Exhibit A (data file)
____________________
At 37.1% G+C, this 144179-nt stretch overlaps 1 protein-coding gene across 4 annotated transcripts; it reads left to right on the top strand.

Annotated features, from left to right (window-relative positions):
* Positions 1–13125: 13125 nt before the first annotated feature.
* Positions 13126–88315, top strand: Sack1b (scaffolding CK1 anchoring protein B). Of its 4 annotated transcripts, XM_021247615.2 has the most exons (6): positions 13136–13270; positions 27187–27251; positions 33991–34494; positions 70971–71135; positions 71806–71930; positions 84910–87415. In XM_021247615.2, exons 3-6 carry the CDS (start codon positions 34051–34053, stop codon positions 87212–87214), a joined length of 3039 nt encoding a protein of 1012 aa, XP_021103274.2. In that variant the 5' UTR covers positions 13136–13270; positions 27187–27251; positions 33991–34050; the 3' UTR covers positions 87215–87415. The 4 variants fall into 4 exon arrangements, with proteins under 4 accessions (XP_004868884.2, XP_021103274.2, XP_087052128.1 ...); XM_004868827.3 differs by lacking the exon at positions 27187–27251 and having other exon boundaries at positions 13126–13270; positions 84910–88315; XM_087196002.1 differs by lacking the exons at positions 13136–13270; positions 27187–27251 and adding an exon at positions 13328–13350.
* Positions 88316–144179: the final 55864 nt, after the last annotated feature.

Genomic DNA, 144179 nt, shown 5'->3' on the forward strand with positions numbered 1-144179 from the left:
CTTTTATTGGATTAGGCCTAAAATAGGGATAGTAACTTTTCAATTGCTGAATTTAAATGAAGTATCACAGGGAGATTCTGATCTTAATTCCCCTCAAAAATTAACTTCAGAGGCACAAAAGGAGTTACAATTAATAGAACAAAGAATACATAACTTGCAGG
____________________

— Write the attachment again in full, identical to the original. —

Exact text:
At 37.1% G+C, this 144179-nt stretch overlaps 1 protein-coding gene across 4 annotated transcripts; it reads left to right on the top strand.

Annotated features, from left to right (window-relative positions):
* Positions 1–13125: 13125 nt before the first annotated feature.
* Positions 13126–88315, top strand: Sack1b (scaffolding CK1 anchoring protein B). Of its 4 annotated transcripts, XM_021247615.2 has the most exons (6): positions 13136–13270; positions 27187–27251; positions 33991–34494; positions 70971–71135; positions 71806–71930; positions 84910–87415. In XM_021247615.2, exons 3-6 carry the CDS (start codon positions 34051–34053, stop codon positions 87212–87214), a joined length of 3039 nt encoding a protein of 1012 aa, XP_021103274.2. In that variant the 5' UTR covers positions 13136–13270; positions 27187–27251; positions 33991–34050; the 3' UTR covers positions 87215–87415. The 4 variants fall into 4 exon arrangements, with proteins under 4 accessions (XP_004868884.2, XP_021103274.2, XP_087052128.1 ...); XM_004868827.3 differs by lacking the exon at positions 27187–27251 and having other exon boundaries at positions 13126–13270; positions 84910–88315; XM_087196002.1 differs by lacking the exons at positions 13136–13270; positions 27187–27251 and adding an exon at positions 13328–13350.
* Positions 88316–144179: the final 55864 nt, after the last annotated feature.

Genomic DNA, 144179 nt, shown 5'->3' on the forward strand with positions numbered 1-144179 from the left:
CTTTTATTGGATTAGGCCTAAAATAGGGATAGTAACTTTTCAATTGCTGAATTTAAATGAAGTATCACAGGGAGATTCTGATCTTAATTCCCCTCAAAAATTAACTTCAGAGGCACAAAAGGAGTTACAATTAATAGAACAAAGAATACATAACTTGCAGG